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Truth or Dare


September 20, 2004

There are many versions of truth when it comes to politics. The Democrats have their version, which naturally differs from the version the Republicans put forward. There is the media perspective on what is true, which over time has become viewed as less credible by the population at large (and has driven many young people in particular to view Leno, Letterman, and the Daily Show as their most reliable source of information). It used to be that people didn’t think that something was real, or true, unless they held it in their hands. More and more, people are becoming satisfied finding the truth about something online.

I don’t know the answer to the question: “What is Truth?” But I am fascinated by all the different ways politicians tell the truth, voters seek it out, and the media purports to know it. In many case, the web now plays a key role in expanding, reinforcing, and even debunking what everyone consider to be true. Here are two examples:

PART I: Truth Be Damned

FactCheck.org is a website funded by the Annenberg Public Policy Center of the University of Pennsylvania. Run by a former CNN anchor, Brooks Jackson, the group analyzes the accuracy of political advertising and posts their findings on the web. FactCheck.org reports more than 35,000 subscribers to its e-newsletter. And it has become a tool that the media uses regularly to seed its coverage. Wired Magazine writes:

FactCheck.org's original mission was to provide a service to small and medium-size news organizations that didn't have the resources to check the facts presented in political ads. However, its reach went much further. Many mainstream media outlets rely on the group's research in their own political coverage…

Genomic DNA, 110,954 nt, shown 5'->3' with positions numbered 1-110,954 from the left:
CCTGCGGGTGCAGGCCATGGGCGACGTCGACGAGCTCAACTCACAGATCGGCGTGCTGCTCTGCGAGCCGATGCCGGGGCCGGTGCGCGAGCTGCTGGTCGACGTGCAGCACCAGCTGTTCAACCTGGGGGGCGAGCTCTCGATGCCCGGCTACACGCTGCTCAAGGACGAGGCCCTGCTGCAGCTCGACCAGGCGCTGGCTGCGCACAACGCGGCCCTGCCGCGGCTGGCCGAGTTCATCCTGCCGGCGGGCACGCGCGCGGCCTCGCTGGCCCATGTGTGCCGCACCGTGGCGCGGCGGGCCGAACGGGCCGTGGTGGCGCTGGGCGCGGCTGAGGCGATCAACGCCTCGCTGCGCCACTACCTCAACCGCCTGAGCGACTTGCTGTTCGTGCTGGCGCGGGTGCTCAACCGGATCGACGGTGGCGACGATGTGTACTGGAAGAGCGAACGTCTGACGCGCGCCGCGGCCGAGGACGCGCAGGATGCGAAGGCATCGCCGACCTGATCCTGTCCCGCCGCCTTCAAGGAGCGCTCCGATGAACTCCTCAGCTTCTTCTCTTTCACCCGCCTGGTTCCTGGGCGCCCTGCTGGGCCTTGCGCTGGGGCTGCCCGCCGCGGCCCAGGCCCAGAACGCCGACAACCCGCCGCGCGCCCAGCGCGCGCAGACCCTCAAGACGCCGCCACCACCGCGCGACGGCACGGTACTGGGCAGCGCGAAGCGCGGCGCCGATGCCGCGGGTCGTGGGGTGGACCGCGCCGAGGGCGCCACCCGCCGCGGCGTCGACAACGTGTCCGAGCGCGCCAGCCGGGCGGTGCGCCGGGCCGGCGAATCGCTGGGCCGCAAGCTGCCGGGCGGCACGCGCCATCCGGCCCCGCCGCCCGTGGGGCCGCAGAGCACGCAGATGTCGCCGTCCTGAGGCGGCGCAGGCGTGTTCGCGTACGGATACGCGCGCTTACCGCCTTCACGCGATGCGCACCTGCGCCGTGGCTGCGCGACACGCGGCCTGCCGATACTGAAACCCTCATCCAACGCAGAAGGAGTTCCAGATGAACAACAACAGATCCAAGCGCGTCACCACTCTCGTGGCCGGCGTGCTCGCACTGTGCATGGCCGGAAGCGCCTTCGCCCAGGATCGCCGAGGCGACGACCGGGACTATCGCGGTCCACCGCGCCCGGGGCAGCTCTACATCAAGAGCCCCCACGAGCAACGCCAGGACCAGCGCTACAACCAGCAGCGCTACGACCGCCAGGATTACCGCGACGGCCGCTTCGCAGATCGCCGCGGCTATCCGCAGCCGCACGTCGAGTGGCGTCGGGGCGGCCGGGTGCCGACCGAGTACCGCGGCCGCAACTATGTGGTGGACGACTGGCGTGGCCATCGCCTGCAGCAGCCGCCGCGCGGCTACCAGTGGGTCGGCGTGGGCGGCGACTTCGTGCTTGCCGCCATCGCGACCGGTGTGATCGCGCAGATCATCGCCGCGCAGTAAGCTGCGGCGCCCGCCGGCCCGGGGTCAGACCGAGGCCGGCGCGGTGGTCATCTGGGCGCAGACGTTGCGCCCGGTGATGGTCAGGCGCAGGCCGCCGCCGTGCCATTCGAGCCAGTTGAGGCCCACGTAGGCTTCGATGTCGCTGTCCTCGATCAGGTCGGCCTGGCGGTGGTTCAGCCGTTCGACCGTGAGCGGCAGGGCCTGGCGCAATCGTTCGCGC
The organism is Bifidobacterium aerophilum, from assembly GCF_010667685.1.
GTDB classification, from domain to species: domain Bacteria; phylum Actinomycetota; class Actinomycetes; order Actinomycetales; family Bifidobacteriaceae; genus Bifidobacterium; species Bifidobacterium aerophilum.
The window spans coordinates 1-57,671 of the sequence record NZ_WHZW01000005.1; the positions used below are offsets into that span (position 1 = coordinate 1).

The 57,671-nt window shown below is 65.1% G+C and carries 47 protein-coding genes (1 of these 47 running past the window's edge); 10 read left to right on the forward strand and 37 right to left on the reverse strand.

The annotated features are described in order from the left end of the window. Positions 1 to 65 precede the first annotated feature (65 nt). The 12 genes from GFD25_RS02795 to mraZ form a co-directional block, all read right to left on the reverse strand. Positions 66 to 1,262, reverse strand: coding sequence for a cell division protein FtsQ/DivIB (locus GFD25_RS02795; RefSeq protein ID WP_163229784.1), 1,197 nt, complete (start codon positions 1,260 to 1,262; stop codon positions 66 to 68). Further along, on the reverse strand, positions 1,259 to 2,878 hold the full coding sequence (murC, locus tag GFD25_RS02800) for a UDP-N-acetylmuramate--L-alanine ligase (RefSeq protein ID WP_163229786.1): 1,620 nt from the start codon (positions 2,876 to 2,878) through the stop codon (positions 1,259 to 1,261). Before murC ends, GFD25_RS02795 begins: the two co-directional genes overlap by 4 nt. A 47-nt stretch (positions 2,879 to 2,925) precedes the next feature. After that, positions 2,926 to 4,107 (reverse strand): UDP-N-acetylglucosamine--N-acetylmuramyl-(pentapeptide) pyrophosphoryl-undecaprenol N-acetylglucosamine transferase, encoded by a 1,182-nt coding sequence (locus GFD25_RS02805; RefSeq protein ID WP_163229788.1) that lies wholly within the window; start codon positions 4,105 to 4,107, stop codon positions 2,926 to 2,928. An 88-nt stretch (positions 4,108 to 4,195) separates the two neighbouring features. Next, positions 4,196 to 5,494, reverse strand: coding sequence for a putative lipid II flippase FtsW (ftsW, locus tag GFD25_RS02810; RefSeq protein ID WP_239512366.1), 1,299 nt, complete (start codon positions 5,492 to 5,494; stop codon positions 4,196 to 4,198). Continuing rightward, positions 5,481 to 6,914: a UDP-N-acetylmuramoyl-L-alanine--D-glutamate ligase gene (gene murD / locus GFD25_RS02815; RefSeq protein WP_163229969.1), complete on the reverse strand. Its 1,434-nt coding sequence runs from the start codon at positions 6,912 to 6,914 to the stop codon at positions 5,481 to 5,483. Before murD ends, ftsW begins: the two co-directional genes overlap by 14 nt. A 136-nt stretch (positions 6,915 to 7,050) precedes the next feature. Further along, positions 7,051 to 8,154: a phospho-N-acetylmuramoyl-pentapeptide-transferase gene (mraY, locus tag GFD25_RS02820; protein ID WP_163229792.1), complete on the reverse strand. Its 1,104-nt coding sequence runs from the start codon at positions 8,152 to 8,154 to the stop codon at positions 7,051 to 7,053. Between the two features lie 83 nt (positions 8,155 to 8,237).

The service that FactCheck.org provides is not revolutionary. In most cases the web site links to original source materials so readers can review the evidence behind claims first hand and make up their own mind. Both the Bush and Kerry campaigns have use FactCheck.org as evidence in claims that the other was lying. And more and more, journalists use it to add detail to their coverage.

I, for one, have been the beneficiary of their work. When conservative news service WorldNet Daily claimed that Teresa Heinz Kerry's Foundation supported radical groups, some of which have links to terrorists, I took this claim to task in a column for National Journal’s The Hotline. I wrote:

…According to Joseph Farah's G2 Bulletin (a subscription based service of World Net Daily ) those groups are getting funding from a foundation chaired by Teresa Heinz Kerry.” The link is not as tight as you think: THK’s foundation has given money to The Tides Foundation . Tides provides grants to nonprofits working for social change, among them, United for Peace and Justice Coalition. UPJC is organizing a peaceful demonstration with 250,000 people on the Sunday before the GOP Convention. Some of the participating groups -- The Ruckus Society, American Friends Service Committee (who put the 900 pairs of boots outside the Fleet Center to protest the war during last month’s Democratic Convention), and MADRE -- chief among them, have other plans. So it goes THK to Tides to UJPC to civil disobedience. We’ll have a quiz later. (August 19, 2004)

Shortly after publication, I received the following e-mail comment from Joseph Farah, the CEO of World Net Daily:

I can see why you work for free.

Your facts regarding our report on Teresa Heinz Kerry and the Ruckus Society are dead wrong.

As the original story states, Teresa Heinz Kerry's foundation has contributed millions to the Tides Center, which not only funds the Ruckus Society directly but even provides office space in its San Francisco facility for the extremist anarchist organization currently training for disruptions at the GOP convention.

Is that a hard chain to follow for you?

I continued to exchange pleasantries with Mr. Farah over email for the next day-and-a-half. He contended I wasn’t reading the proper materials; I was convinced I had done my homework. And in fact I had -- I had read all of the e-mails, articles, and other source materials, and searched through the annual reports of the Tides Center and Heinz Endowments. My analysis was correct -- FactCheck.org backed me up. They wrote:

Bogus e-mail messages claim she's given millions to "radical" groups, some linked to terrorists, and located Heinz factories overseas. Both claims are false.